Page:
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Quick Thoughts – RiME

Joey Thurmond / May 30, 2017 at 12:00 PM / Gaming, Videos

RiME was announced at Gamescom 2013, and since then, it almost crashed and burned. In issue 305 of Edge Magazine, Tequila Works’ creative director Raul Rubio disclosed that the reception to its game actually terrified the team. Since they were only made up of 20 people, comparing its project to the likes of Ico, Journey, and The Legend of Zelda: The Wind Waker were lofty expectations to fulfill. In response, survival mechanics were implemented, over 500 puzzles could be completed, and the music was reworked. In addition, the developer chose to depart from Sony in order to go multi-platform and maintain IP rights. From the perspective of outsiders over the years, it seemed reasonable to guess that RiME was in major trouble, but half of this perception was simply due to the studio’s reticence while it worked on figuring out the soul behind RiME.

With multiple lessons learned, the game is finally here, but will you be in perfect harmony with its simpler design and direction? Or does its messy path to completion result in a dissonant tune not worth playing? Here’s what I’ve garnered from my first three hours with the game.

RiMESun - Quick Thoughts - RiME

You’ll often pause for a few screenshots. You’ll even get a few The Witness vibes going on with the environments.

While Tequila Works may not be comfortable with the comparisons that have been drawn with RiME, they really can’t be helped. Its environmental puzzles, visual storytelling, and stripped gameplay remind me of Fumito Ueda’s Ico and The Last Guardian right from the start. You wash up on the shore of a mysterious, Mediterranean island that’s replete with ancient structures echoing Cycladic architecture found in Mykonos, Greece. You explore this semi-linear world to piece together its cryptic history and straightforward puzzles without any prompts or imposed direction. You’re also encouraged to go beyond the beaten path to uncover collectibles strewn across the land with some light platforming as well. From what I’ve experienced, it’s even simpler than Ueda’s titles. You don’t cooperate with any AI companions with the exception of a red fox that acts as a glorified yet adorable objective marker. There’s no combat. Even the puzzles are on the lighter side, not having many layers to them.

It speaks for the game’s objective to provide a laid-back experience, but this approach somewhat diminishes the grand vision it establishes with its eye-popping art direction and scope. In other words, it feels like the world should be more complex beneath the surface, but perhaps this has yet to come to fruition in our playthrough. Either way, the puzzles may be too simple for now, but I do like how they are solved with elements such as light, perspective, and sound. Figuring out how some objects react to your actions through experimentation is great, which is at its best with one of the most important mechanics: your voice. It’s incredibly similar to Journey’s chime mechanic, but I’d argue it has given me more surprises. Depending on where you use it, the boy might hum, shout, or even sing, which could in turn impact parts of the environment or unveil a secret you didn’t expect. It speaks for some of the game’s spirit of exploration by rewarding curiosity.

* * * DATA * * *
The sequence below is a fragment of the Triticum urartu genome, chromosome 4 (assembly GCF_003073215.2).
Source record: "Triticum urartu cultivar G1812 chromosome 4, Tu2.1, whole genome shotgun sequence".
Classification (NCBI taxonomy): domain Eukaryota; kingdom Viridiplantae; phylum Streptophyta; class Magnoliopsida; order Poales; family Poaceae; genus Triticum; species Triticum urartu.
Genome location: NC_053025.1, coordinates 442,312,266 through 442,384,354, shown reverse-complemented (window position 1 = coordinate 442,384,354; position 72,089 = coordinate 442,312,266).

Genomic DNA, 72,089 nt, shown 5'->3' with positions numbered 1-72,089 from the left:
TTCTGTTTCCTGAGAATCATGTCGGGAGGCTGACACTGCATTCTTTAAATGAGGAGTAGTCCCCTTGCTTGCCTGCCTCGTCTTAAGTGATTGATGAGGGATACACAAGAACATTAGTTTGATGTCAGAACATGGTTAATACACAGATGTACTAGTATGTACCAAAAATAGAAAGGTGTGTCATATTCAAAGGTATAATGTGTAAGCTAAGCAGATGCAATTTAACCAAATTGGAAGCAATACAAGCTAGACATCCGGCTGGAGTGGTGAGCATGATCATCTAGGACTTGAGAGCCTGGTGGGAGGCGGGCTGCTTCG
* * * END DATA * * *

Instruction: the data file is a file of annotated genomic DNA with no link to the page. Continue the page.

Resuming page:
RiME Launch Screenshot 01 - Quick Thoughts - RiME

Bending time has been used as a light mechanic to play with shadow and light in puzzles.

I’m playing on the standard PlayStation 4, and while the game runs at a comfortable 60 frames-per-second most of the time, some cutscenes and moments where the camera pans out have given way to drops and some disruptive stuttering. Besides these performance quibbles, they don’t fully detract from the gorgeous graphics. The lighting and cel-shaded style are remarkable, and the island is well realized as water breaks around rocks, wind blow through foliage, and various animals run or fly around you. However, I’d say one of my favorite aspects of the game is the breathtaking score. It seems to be going almost 90% of the time and never sounds repetitive. It’s strongly driven by sweeping violins and the piano, and melodies will even dynamically improvise depending on your actions. If anything, I know for sure that David Garcia Diaz’s reflective music is on-par with the soundtracks of RiME’s inspirations.

I’d say that concludes my initial impressions. RiME has an incredibly captivating art direction and music driving my intrigue with its world forward, and while the easy platforming and puzzle-solving could benefit from some deeper design and twists, I’m intimately intrigued to see if they evolve as I continue onward for the next 5 to 7 hours with its vague yet fascinating setting. If you’re interested in the game, it was released this past Friday on May 26th on PlayStation 4, Xbox One, and Windows. It will also release for the Switch sometime this year, which Tequila Works’ should be announcing in the coming weeks.

Are you already playing RiME? What do you think of it so far? Or have you finished it already? Swim to the comments section to let us know.


Joey Thurmond

Staff Writer

I'm a part-time video game journalist with a BA in Game and Interactive Media Design and (almost) an MA in Writing Studies. I bleed theology, sci-fi, and fantasy. I grew up with Spyro and Crash on the PlayStation and love FPS, action-RPG, and platformer games. For more of my antics, mosey on over to Push Square and Gamechurch.